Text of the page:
By Eileen Bona, M.Ed., Registered Psychologist
Director of Operations, Owner and Founder of Dreamcatcher
This story is a true account of an intriguing relationship between a dog and a turkey. Both animals are therapy animals who help children and youth at risk or with multiple mental health diagnoses and behavioral issues. They often model the concept of bullying with their natural, bizarre interactions.
“Gobble, gobble gobble! Gobble gobble gobble!” Oh, how I hate when I hear him do it twice in a row! Especially when he’s out on the front deck where the dog sleeps. Ever since the very first day when Bob, our Wild Tom Turkey, came to live with us he picked on the dogs. Picked on? I’m not sure that’s what he does but from day one, Bob pecked at the dogs. At first, I thought he was helping because it was summer and there were a lot of mosquitoes on the dogs. But now, two and half years later, I don’t think he is really trying to help.
Here’s what happens. Axle, our black Labrador Retriever, is usually lying down relaxing and minding his own business. Whenever Bob spots him he makes a beeline for him and the harassing begins. He starts with the double gobble and then he makes a high pitched “tweet tweet” sound that goes on and on and on. Axle will usually get up because Bob will stand over him and do this until he does. Once Axle begins to move, Bob is in hot pursuit. Where Axle goes, Bob goes, all the while making his tweet sound and staring Axle right in the eye. They are about the same height. Axle tries to ignore him. He looks away and just keeps walking, but Bob cannot let go. Eventually, Axle will growl at Bob to tell him to go away but that only makes Bob crane his neck all the way up to be taller and bigger than Axle. If no one intervenes, Axle will grab Bob by his neck eventually and pin him to the ground. If there is no audience, Bob will go away and leave Axle alone. If people are watching, Bob will flap his wings in Axle’s face and “turkey breast” him. The fight is on.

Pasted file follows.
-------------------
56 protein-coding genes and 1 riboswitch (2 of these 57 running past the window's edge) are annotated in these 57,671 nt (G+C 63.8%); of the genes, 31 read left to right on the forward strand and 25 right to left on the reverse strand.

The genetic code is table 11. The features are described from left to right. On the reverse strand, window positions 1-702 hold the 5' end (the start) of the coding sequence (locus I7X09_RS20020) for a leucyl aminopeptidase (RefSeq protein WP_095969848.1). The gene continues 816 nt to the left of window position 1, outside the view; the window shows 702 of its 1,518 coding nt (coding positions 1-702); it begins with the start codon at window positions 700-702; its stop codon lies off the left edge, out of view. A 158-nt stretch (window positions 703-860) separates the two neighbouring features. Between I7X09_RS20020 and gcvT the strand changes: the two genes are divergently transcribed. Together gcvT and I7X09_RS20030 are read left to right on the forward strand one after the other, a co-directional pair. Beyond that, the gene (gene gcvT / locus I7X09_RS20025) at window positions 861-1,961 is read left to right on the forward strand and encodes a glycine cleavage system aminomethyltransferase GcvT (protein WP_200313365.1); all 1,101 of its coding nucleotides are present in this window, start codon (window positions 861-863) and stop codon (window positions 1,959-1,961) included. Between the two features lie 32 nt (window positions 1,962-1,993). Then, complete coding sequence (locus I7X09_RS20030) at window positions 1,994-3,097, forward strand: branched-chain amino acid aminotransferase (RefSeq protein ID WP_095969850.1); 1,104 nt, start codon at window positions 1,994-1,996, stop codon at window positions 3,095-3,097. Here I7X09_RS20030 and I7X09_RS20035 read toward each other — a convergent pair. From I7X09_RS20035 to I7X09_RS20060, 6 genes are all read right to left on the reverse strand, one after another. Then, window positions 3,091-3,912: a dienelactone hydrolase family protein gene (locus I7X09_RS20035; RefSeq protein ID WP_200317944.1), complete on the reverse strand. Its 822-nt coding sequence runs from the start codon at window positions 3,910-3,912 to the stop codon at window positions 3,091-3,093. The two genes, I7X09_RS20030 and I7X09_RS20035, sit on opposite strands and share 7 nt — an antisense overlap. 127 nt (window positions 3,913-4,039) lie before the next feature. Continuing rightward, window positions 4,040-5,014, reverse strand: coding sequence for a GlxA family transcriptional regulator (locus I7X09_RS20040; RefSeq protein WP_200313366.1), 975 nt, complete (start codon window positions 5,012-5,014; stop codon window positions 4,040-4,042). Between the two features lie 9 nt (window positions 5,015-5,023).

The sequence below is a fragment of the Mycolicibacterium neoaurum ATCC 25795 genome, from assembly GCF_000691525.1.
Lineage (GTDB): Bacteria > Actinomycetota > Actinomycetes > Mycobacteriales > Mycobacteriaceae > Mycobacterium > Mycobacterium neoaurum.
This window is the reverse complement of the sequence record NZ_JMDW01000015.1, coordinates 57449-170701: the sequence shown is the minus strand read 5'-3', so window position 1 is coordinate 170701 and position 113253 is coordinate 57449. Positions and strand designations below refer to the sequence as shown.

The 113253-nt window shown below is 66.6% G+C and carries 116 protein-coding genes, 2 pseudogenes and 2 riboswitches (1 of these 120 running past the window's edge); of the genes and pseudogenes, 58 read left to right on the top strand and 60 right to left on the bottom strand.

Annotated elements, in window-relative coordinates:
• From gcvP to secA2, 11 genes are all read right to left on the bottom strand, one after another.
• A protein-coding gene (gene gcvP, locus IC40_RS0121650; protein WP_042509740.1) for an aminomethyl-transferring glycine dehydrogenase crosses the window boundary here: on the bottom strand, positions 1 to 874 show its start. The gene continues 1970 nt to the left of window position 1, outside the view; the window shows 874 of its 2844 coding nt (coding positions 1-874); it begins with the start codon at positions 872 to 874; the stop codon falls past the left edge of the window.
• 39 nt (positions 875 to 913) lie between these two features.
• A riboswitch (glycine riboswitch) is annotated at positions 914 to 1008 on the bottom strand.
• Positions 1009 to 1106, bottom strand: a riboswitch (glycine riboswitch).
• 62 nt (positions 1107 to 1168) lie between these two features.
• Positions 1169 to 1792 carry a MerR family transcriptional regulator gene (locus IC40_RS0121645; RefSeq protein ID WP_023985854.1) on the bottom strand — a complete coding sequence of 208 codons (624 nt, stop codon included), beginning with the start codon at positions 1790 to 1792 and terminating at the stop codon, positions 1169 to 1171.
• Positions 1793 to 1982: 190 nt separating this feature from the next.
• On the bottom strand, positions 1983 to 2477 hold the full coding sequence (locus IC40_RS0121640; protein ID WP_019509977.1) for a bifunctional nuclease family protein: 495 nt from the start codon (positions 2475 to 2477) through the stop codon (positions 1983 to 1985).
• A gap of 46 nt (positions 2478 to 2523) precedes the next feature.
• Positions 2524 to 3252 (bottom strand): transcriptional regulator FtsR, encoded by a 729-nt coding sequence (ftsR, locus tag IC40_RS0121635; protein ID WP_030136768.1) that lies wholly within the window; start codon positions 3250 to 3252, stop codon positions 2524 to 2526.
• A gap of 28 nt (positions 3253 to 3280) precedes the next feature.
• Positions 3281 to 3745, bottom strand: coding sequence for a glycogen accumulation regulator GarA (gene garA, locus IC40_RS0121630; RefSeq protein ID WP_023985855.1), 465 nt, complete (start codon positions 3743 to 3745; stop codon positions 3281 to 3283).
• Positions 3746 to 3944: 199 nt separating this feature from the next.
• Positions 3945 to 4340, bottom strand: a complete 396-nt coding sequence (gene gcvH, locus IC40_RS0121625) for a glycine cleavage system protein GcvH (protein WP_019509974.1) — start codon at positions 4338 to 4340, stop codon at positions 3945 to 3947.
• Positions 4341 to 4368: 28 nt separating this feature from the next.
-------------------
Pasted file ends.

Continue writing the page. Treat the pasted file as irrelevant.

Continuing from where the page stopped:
Wow! I don’t really know why they do this but my theory is that Axle is very bonded to me and so is Bob. I think Bob thinks I am his “woman” because he also behaves this way with my husband and my full-time staff. Anyone who is here regularly gets the wrath of Bob but he is the sweetest most lovable guy to me and hundreds of little kids and youth.
Due to this natural, conflictual relationship that Bob and Axle share, they have helped many siblings understand the dynamics in their own families. One of the things I hear the most here at the program is one sibling telling another to “stop being like Bob.” Bob and Axle also help people to deal with fear and to learn to trust as it can be quite scary. But if people just stay out of the way, Bob and Axle will always sort it out and no one gets hurt.
Bob and Axle have been invited to go to schools to talk about bullying. They provide a concrete and physical demonstration about what a bully looks like, what he does and how the “victim” is targeted. Axle provides a healthy solution to ways to deal with bullying and when his avoidance efforts are unproductive he meets Bob where he is and ends the conflict. It is quite amazing to watch.
Interestingly, when people who are here for therapy are crying or angry, Bob and Axle do not partake in their usual routine. They generally both stand by and try to help the person who is upset. Bob will fluff all up and pirouette for the person to try and draw their attention to him, and Axle will lay down by their feet and stare up at them with his big sad eyes in an effort to help. They work as a team and put their issues aside to provide as much support to the person as possible. They are quite a conundrum!
We love both animals tons and lots and just wished they loved each other as much. If you have children who tease each other, fight with each other, argue constantly, etc., then you have to meet Bob and Axle. If you have a brother or sister who bugs you like this or a friend at school who is always bullying you, then you have to meet Bob and Axle. Bullying happens in all species, not just people. It is a natural way of the animal kingdom but that does not make it ok or easy to deal with. Wow, who would have ever thought that I’d be spending most of my days breaking up fights between a dog and a turkey that can get along great if people are unhappy?
Dreamcatcher has been in operation since 2003. It is run by a Registered Psychologist and currently has 35 fur or feathered rescued or adopted animals all of whom come with their own life story, personal issues and life obstacles. At Dreamcatcher, rescued and once homeless animals who have been specially screened and chosen as co-counsellors are partnering with children and youth to help them overcome their life issues, whatever they might be. Together, young people are healing animals and animals are healing young people.
Eileen Bona is a Registered Psychologist and the Owner/Founder of Dreamcatcher Nature-Assisted Therapy Ltd, a private practice working with animals in a natural setting to help children, youth and adults who have disabilities or mental health diagnoses. For more information, visit online: www.dreamcatcherassociation.com or call: (780) 922-1047